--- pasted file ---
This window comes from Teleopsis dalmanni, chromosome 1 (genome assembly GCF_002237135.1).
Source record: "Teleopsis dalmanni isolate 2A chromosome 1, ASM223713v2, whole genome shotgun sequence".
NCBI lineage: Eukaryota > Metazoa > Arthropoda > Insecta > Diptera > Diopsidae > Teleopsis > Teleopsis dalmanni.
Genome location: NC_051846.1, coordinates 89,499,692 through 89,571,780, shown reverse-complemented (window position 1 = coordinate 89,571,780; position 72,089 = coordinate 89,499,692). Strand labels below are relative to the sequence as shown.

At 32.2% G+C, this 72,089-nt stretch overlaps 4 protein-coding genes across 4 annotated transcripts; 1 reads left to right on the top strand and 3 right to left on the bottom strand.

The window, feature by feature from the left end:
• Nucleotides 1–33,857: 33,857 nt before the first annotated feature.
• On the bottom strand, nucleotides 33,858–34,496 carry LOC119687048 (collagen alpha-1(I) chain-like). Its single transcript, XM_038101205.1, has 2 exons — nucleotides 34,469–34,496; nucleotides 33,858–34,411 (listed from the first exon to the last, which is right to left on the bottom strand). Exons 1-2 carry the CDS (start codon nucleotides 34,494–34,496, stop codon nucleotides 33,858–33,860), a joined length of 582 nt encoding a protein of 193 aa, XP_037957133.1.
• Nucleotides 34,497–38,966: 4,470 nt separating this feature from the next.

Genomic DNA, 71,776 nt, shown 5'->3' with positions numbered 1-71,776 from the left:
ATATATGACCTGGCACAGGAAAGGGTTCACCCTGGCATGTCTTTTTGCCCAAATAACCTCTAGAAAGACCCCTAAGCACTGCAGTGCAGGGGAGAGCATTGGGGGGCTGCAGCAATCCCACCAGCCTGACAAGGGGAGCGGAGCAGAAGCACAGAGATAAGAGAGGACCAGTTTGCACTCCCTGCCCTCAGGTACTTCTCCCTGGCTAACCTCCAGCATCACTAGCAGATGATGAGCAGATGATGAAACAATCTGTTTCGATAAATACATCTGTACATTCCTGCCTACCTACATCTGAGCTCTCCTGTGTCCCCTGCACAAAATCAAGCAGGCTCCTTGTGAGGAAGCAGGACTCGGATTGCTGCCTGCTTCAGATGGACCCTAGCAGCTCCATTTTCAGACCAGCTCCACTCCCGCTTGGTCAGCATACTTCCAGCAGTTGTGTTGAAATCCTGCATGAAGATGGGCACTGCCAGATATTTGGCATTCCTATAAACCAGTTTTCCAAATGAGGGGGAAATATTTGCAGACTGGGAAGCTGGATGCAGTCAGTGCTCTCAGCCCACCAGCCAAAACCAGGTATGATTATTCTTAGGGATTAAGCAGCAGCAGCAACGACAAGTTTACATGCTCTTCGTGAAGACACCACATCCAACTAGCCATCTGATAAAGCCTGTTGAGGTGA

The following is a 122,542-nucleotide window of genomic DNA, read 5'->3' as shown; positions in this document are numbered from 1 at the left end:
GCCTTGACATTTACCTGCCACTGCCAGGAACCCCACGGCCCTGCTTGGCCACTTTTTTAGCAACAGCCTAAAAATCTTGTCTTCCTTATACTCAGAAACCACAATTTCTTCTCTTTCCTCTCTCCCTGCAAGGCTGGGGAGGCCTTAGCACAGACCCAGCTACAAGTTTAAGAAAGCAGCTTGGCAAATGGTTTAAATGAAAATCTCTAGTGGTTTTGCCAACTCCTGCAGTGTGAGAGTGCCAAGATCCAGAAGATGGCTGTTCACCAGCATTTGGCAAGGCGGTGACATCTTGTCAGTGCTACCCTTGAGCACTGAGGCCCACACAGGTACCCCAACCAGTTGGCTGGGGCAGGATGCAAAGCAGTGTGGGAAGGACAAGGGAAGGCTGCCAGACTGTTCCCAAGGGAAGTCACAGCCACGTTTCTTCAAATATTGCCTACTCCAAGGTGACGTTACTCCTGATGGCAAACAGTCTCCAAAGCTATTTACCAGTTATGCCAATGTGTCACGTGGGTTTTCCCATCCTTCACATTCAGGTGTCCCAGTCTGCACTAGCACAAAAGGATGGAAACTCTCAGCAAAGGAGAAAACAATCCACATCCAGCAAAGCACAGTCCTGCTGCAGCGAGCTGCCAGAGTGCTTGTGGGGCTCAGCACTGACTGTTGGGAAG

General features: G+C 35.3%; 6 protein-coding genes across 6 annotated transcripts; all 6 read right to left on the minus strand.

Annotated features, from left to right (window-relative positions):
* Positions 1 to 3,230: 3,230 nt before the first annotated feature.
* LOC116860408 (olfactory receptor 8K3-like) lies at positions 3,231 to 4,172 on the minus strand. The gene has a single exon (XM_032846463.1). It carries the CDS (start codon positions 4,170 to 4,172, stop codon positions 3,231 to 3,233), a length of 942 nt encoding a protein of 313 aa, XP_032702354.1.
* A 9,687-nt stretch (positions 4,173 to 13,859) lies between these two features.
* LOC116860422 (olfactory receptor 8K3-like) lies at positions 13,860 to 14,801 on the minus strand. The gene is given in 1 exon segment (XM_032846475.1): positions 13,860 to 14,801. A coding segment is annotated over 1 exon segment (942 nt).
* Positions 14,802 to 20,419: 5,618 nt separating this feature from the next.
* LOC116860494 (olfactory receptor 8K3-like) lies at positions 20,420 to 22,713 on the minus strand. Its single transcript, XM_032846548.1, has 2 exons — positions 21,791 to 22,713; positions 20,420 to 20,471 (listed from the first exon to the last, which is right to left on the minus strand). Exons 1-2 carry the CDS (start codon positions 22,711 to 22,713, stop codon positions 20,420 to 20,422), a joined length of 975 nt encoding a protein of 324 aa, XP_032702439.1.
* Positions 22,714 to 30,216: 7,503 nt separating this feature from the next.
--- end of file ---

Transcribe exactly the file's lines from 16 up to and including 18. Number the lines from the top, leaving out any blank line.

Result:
* Positions 1 to 3,230: 3,230 nt before the first annotated feature.
* LOC116860408 (olfactory receptor 8K3-like) lies at positions 3,231 to 4,172 on the minus strand. The gene has a single exon (XM_032846463.1). It carries the CDS (start codon positions 4,170 to 4,172, stop codon positions 3,231 to 3,233), a length of 942 nt encoding a protein of 313 aa, XP_032702354.1.
* A 9,687-nt stretch (positions 4,173 to 13,859) lies between these two features.